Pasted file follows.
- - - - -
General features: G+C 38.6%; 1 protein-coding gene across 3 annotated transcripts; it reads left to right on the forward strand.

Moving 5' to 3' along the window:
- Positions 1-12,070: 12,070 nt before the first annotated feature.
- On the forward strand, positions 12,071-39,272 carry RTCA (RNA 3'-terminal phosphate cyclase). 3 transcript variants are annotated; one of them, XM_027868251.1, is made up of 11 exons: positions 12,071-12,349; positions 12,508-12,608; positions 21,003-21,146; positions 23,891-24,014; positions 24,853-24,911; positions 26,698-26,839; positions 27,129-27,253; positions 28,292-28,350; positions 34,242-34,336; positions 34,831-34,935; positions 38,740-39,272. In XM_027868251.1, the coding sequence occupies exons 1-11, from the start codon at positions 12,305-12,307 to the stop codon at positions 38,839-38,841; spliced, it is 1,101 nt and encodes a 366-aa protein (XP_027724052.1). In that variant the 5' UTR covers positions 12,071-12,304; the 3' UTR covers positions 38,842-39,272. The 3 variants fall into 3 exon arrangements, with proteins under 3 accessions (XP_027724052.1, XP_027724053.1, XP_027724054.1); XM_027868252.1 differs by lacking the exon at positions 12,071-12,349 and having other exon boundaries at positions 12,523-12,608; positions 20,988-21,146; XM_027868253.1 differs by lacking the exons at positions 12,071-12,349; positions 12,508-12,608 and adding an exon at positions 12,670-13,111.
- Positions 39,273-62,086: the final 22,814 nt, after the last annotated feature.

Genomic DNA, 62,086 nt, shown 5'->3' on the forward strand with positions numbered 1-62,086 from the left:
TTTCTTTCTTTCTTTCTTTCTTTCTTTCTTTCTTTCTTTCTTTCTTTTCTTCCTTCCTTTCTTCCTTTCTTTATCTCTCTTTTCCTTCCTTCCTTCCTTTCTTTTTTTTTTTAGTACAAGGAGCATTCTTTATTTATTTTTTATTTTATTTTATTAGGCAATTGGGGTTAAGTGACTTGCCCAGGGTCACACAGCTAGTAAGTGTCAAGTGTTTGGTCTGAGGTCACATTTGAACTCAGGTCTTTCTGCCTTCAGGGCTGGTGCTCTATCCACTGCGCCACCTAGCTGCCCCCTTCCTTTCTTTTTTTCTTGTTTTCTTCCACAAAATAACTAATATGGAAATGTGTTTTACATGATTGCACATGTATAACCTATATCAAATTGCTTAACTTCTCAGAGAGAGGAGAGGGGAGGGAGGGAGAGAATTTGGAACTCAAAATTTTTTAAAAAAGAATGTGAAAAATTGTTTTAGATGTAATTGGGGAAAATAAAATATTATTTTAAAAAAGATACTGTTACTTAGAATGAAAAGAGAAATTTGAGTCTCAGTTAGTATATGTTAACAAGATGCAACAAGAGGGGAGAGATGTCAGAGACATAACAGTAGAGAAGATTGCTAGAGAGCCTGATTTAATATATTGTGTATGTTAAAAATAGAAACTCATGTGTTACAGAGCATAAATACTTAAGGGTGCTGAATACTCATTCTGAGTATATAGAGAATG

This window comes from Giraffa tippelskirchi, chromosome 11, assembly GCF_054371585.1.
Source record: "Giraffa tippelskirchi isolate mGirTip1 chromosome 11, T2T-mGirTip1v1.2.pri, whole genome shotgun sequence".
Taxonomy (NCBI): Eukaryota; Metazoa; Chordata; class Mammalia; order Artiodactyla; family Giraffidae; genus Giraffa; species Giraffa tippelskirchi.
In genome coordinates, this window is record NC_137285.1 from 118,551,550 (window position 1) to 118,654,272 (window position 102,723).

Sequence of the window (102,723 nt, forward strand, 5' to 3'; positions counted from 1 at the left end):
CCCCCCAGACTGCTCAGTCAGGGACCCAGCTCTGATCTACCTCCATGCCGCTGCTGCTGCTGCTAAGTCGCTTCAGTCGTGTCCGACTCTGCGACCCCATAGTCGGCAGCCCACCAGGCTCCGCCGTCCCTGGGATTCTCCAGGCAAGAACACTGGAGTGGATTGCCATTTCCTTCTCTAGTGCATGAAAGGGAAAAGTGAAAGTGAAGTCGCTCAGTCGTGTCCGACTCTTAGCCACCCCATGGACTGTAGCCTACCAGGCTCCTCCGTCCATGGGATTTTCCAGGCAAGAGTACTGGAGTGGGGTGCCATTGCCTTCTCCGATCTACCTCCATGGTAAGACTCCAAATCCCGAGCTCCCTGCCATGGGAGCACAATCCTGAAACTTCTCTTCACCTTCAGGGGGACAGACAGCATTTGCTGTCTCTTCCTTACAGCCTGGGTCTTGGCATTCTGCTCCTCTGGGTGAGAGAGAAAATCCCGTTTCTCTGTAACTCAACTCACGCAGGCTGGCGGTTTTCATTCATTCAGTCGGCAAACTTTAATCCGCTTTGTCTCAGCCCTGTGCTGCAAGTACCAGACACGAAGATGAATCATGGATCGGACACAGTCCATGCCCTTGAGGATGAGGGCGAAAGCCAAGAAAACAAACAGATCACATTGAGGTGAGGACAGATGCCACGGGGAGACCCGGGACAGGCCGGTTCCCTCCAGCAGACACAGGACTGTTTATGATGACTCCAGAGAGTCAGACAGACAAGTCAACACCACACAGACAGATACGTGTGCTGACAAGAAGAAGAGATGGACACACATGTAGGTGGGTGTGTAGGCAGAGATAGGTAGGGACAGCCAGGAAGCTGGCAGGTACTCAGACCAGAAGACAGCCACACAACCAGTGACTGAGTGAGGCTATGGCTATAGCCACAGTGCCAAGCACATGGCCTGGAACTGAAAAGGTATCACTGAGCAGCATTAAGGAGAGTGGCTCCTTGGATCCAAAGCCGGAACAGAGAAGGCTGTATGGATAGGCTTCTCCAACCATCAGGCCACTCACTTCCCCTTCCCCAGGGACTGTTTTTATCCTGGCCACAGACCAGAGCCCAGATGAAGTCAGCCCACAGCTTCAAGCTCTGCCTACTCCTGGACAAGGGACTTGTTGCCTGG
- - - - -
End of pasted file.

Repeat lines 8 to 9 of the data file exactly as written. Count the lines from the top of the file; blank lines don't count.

This window comes from Giraffa tippelskirchi, chromosome 11, assembly GCF_054371585.1.
Source record: "Giraffa tippelskirchi isolate mGirTip1 chromosome 11, T2T-mGirTip1v1.2.pri, whole genome shotgun sequence".